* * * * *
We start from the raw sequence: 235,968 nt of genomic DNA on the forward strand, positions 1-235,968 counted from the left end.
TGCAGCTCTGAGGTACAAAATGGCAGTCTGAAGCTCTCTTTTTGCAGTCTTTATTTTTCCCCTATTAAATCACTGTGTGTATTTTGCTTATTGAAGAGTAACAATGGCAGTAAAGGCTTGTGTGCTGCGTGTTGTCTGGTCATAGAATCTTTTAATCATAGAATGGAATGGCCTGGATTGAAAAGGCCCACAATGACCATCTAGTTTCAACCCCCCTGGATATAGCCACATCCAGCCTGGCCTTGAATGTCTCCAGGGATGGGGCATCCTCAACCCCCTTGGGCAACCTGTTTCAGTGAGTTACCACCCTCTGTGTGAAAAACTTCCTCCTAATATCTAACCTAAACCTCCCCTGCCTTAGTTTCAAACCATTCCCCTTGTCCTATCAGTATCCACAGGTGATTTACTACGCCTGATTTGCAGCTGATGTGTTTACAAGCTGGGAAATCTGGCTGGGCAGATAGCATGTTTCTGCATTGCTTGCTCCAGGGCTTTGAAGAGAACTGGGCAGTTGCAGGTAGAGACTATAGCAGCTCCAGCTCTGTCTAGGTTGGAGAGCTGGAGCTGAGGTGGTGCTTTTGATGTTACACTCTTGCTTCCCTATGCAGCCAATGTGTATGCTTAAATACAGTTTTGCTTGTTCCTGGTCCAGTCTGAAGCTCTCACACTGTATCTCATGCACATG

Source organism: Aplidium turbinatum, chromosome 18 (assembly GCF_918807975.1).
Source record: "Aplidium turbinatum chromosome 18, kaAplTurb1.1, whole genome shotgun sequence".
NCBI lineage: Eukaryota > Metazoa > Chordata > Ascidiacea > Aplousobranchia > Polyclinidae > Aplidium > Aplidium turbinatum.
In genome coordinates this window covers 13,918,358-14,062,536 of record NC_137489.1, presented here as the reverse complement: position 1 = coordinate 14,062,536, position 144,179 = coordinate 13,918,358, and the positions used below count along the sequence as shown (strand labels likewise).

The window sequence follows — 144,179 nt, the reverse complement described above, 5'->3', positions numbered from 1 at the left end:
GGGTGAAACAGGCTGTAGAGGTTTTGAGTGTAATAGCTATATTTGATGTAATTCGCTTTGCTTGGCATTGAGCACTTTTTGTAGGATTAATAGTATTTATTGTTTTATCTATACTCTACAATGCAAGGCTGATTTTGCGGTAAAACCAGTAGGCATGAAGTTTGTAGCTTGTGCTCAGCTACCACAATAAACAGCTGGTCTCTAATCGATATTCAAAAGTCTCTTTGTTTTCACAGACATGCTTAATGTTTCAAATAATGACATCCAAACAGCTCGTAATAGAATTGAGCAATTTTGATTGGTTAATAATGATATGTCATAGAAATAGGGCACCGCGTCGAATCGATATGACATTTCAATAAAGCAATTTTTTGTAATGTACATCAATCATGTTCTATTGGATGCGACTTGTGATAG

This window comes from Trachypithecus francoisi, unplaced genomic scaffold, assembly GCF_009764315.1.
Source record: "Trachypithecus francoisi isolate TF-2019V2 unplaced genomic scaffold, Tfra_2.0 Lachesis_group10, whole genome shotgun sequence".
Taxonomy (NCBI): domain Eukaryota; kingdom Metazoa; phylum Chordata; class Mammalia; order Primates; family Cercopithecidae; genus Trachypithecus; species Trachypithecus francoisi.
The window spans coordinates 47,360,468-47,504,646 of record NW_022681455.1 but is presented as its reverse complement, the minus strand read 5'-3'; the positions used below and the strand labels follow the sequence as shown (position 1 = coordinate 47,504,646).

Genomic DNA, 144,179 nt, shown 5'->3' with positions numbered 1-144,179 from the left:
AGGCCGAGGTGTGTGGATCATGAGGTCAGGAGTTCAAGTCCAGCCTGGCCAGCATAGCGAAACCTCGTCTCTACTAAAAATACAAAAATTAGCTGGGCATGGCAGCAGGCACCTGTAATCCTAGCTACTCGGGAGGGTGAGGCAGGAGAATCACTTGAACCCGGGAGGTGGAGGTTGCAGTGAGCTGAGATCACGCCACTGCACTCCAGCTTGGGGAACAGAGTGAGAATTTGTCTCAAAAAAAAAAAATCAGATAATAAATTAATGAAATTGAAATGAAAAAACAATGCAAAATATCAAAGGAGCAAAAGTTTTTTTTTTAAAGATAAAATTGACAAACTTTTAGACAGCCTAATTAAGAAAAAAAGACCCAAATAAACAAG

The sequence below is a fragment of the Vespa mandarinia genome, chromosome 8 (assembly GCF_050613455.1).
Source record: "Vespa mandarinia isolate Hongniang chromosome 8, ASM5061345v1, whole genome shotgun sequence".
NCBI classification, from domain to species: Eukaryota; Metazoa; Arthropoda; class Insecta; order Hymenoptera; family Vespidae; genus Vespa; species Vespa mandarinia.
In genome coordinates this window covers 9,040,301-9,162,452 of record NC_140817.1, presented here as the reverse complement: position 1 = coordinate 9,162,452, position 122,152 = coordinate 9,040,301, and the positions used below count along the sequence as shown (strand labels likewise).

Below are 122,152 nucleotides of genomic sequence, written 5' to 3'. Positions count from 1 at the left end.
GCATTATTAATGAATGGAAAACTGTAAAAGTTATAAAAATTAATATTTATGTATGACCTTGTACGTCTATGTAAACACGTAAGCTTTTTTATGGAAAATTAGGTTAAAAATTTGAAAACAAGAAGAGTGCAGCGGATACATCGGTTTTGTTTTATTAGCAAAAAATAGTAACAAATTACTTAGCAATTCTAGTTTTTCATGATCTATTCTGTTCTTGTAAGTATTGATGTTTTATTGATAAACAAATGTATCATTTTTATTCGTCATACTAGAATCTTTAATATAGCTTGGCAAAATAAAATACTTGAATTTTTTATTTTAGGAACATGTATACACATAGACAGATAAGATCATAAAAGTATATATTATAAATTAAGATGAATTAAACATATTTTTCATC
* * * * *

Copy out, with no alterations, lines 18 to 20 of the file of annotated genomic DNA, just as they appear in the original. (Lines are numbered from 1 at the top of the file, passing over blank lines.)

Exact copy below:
In genome coordinates this window covers 9,040,301-9,162,452 of record NC_140817.1, presented here as the reverse complement: position 1 = coordinate 9,162,452, position 122,152 = coordinate 9,040,301, and the positions used below count along the sequence as shown (strand labels likewise).

Below are 122,152 nucleotides of genomic sequence, written 5' to 3'. Positions count from 1 at the left end.
GCATTATTAATGAATGGAAAACTGTAAAAGTTATAAAAATTAATATTTATGTATGACCTTGTACGTCTATGTAAACACGTAAGCTTTTTTATGGAAAATTAGGTTAAAAATTTGAAAACAAGAAGAGTGCAGCGGATACATCGGTTTTGTTTTATTAGCAAAAAATAGTAACAAATTACTTAGCAATTCTAGTTTTTCATGATCTATTCTGTTCTTGTAAGTATTGATGTTTTATTGATAAACAAATGTATCATTTTTATTCGTCATACTAGAATCTTTAATATAGCTTGGCAAAATAAAATACTTGAATTTTTTATTTTAGGAACATGTATACACATAGACAGATAAGATCATAAAAGTATATATTATAAATTAAGATGAATTAAACATATTTTTCATC